The three-hour seminar is just enough of a change from the routine to require some special attention.  Consider bringing food/drinks.  Divide the time into either two sessions with a 15 minute break in between, or three sessions with 10 minute breaks.  Try to develop a distinct purpose and approach for each session.  If you reach your "culminating point" (that is, the point beyond which it is futile to press the attack—see, Clausewitz is useful for everything!) before 1130, spend a few minutes going over the plan and requirements for our forthcoming trip to Gettysburg.

What follows are techniques that have been flight-tested by other instructors and seem to work:

a.  Assign each student one or two Clausewitzian concepts (e.g., friction, center of gravity, engagement, etc. and have them prepare an oral report explaining and evaluating each concept. (Give them a 5 minute time limit and ruthlessly enforce it).  When presented in class, these reports make excellent discussion points.

-  As  a variant, assign each student one of the "issues for consideration" and then give them 15-20 minutes to write a one-page essay answering that question.  Then go around the table having each student summarize his/her answer and inviting the remainder of the seminar to comment.  You then must, of course, collect the essays and provide feedback on the substance and style of the writing within the next couple of classes.  The advantages of this approach are that writing forces students to crystallize and articulate their ideas more fully. Plus it gives you an early chance to evaluate and critique their writing.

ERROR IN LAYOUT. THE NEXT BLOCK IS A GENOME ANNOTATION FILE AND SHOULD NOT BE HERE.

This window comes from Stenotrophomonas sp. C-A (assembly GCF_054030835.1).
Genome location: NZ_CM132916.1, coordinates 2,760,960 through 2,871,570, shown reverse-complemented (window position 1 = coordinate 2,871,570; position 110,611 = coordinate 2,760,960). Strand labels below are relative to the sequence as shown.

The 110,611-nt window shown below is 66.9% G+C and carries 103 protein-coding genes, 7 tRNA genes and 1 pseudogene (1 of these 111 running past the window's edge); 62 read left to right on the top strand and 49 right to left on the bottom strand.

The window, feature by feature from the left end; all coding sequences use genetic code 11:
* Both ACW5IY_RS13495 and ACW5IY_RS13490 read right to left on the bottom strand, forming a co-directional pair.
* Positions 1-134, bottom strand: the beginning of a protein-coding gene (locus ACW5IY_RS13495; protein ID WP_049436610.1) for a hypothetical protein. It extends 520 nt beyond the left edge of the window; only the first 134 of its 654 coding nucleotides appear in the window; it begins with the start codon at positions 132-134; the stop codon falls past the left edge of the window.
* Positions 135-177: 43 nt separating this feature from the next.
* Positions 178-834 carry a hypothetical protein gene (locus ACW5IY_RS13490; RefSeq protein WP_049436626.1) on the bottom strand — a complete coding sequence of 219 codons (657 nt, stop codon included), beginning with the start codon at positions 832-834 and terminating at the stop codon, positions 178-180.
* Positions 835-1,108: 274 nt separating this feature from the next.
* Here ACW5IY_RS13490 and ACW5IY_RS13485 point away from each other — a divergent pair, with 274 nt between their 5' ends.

b.  Focus your discussion around the question of how and why Clausewitz and Jomini reacted differently to the warfare of the Napoleonic period.  This serves not only to promote a comparative analysis of the two theories, but also to highlight the fact that theory is rooted in particular sets of circumstances and views of the world and that intelligent, well-meaning analysts can differ on their interpretations of events.  This will help set the stage for consideration of later theorists.

Additional Techniques

While we normally start with the trinity as the final crystallization of Clausewitz's theory, you could do it the other way around—that is, trace the evolution of his thinking about war, tracking with the way the students read the text.  In other words, knowing that Book One, Chapter One represents the essence of his ideas, you can start the seminar with Book Two, work through several selections back to Book Eight, and only then return to Book One to examine the culmination of his thinking.